He’s proficient in Russian and has written a book, “Soviet Defectors: Revelations of Renegade Intelligence Officers, 1924-1954,” and several articles and presented papers and lectures on Russian intelligence and intelligence community defectors, especially during the Cold War.
“One of the objectives in my research is to use intelligence defectors as a window into the inner thinking of a closed national security decision-making system,” Riehle said. “Countries that accept defectors have traditionally applied defector information to counterespionage operations to identify spies within their midst. That is important.
“But defectors also offer broader knowledge about their government’s threat perceptions, national security priorities, strengths and vulnerabilities that we can use as we develop policies in relation to their country. What is typically considered counterintelligence information also provides other strategic benefits. I have tried to draw those additional benefits out in my research.”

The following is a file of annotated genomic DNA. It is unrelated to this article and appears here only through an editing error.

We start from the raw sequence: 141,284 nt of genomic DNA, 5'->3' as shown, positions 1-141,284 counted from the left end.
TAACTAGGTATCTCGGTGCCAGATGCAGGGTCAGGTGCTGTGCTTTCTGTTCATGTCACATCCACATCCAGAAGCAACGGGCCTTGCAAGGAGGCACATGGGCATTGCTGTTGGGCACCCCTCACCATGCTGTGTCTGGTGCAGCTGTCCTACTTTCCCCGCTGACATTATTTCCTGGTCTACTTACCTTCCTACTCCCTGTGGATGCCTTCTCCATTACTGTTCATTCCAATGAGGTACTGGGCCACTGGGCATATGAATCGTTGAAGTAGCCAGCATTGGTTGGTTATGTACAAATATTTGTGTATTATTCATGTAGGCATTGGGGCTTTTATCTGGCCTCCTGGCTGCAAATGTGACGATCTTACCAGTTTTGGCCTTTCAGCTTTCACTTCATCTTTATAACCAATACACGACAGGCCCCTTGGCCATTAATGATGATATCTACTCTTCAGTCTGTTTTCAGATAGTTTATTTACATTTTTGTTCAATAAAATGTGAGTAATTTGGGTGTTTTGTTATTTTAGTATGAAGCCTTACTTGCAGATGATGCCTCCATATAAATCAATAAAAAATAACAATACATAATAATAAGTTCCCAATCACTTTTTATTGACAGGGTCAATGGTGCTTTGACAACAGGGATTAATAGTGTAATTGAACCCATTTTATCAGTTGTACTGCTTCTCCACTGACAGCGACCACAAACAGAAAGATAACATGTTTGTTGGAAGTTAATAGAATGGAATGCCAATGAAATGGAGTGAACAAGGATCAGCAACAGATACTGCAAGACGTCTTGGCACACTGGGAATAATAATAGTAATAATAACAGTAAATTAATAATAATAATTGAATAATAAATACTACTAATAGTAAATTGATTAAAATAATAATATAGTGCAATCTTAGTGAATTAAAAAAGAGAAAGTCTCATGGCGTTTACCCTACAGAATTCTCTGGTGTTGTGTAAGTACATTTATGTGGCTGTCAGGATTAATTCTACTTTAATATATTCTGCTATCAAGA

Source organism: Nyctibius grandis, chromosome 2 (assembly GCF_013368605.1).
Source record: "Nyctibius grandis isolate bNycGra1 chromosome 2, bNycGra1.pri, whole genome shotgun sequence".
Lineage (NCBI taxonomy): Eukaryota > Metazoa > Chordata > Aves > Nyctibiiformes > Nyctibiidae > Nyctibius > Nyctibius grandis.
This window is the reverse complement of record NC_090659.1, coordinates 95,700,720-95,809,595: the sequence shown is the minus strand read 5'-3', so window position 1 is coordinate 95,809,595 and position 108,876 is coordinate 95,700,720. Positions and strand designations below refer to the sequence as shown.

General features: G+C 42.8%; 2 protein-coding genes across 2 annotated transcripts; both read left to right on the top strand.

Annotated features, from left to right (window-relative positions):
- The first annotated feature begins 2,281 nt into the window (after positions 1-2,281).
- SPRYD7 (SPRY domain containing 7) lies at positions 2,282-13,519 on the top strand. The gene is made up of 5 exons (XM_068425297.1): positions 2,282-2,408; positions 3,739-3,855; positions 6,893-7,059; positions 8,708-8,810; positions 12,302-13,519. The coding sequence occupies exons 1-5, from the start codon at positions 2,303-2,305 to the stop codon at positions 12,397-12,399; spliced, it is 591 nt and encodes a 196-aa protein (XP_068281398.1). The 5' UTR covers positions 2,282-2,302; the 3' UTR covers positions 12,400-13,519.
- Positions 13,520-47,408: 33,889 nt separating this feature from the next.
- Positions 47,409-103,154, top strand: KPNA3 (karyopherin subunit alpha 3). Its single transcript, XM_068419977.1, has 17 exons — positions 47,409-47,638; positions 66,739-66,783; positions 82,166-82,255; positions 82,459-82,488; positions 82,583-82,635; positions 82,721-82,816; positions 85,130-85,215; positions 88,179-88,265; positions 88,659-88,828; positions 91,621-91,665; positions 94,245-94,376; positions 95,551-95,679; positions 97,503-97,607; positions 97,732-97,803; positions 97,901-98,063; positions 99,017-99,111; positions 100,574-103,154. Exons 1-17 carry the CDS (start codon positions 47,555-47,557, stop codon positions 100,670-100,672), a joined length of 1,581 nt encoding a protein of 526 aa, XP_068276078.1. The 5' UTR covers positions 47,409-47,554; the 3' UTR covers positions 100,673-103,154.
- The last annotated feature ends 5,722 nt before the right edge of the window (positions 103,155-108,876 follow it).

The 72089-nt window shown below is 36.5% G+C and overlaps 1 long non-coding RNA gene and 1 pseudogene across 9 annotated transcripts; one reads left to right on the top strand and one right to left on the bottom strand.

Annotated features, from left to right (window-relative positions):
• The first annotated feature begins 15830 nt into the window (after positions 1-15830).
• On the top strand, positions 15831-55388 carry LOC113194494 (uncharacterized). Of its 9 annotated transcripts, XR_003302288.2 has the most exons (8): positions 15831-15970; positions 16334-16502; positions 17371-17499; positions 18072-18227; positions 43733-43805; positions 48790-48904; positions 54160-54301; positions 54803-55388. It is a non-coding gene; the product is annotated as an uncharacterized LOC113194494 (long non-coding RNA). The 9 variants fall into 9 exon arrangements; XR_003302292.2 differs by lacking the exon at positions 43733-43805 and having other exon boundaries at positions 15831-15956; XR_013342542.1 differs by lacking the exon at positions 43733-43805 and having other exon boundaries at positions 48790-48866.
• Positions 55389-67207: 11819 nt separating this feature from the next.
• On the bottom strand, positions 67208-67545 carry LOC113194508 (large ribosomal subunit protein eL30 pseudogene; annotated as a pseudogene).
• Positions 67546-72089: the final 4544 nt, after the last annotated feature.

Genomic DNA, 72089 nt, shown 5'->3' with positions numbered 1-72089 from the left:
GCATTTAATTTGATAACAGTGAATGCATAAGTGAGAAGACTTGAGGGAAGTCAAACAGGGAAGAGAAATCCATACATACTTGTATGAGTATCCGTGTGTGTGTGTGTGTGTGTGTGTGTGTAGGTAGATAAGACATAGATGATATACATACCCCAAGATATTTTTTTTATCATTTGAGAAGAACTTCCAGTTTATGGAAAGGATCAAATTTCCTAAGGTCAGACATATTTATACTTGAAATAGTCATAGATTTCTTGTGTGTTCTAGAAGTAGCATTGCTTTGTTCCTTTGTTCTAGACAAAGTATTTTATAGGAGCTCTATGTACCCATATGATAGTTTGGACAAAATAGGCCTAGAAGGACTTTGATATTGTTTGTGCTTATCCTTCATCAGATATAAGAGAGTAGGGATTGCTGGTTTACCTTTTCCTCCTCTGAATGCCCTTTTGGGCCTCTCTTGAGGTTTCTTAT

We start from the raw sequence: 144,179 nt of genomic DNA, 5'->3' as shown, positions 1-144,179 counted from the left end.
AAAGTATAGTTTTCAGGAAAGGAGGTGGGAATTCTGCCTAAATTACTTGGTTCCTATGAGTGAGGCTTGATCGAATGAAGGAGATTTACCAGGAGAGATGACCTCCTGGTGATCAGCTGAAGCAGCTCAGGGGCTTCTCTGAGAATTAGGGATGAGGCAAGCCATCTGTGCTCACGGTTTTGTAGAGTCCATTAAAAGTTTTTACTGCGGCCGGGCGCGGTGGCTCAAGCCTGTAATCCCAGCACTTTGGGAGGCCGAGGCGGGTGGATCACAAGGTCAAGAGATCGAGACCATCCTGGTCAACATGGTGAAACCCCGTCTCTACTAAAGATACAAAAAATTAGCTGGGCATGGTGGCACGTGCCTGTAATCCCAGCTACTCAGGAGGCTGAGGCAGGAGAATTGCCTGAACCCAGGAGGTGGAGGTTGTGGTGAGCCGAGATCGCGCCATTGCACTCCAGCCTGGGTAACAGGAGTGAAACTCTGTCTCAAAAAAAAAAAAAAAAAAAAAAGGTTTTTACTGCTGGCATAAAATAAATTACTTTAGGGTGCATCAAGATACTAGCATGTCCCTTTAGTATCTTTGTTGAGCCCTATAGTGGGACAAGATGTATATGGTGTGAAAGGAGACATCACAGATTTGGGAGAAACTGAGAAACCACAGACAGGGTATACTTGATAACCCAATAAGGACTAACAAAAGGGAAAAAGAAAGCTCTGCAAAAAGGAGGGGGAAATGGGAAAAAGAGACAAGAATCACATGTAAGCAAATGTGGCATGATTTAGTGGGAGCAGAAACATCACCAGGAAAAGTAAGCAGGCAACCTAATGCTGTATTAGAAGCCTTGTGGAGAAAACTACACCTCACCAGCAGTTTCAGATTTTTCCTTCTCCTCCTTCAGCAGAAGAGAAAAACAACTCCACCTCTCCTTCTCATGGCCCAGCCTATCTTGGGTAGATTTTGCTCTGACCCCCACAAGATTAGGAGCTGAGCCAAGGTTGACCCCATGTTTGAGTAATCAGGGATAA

Riehle’s military service includes 30 years in intelligence in the U.S. Army Reserve and National Guard and Navy Reserve. He worked for the FBI as a Russian language specialist and an intelligence operations specialist during the 1990s and later worked in counterintelligence with the U.S. European Command.
He joined the Defense Intelligence Agency in 2008, working mostly in a counterintelligence capacity before joining the Office of the Undersecretary of Defense for Intelligence.
At the National Intelligence University, Riehle was the chair of the Collection, Analysis and Counterintelligence Department, and coordinated the Russia/Eurasia program and concentration while teaching courses on Russia, counterintelligence and more.
At UM, Riehle is teaching ISS 351, Advanced Analytics I, the first course in the intelligence and security studies minor that helps students develop the critical thinking and writing skills that the 18 organizations of the U.S. intelligence community expect in its employees.
“An intelligence community professional needs to look at the world as objectively as possible, setting aside personal or political biases; to thirst for the truth no matter where it leads,” he said. “An intelligence community professional also needs resilience to recognize threats where they exist without becoming jaded.
“Intelligence is focused on threats to national security, and those threats come in many forms, sometimes violent. Intelligence community professionals need to maintain balance and always being alert to the possibility of emerging threats, while avoiding the anxiety that comes from imagining danger lurking behind every tree.”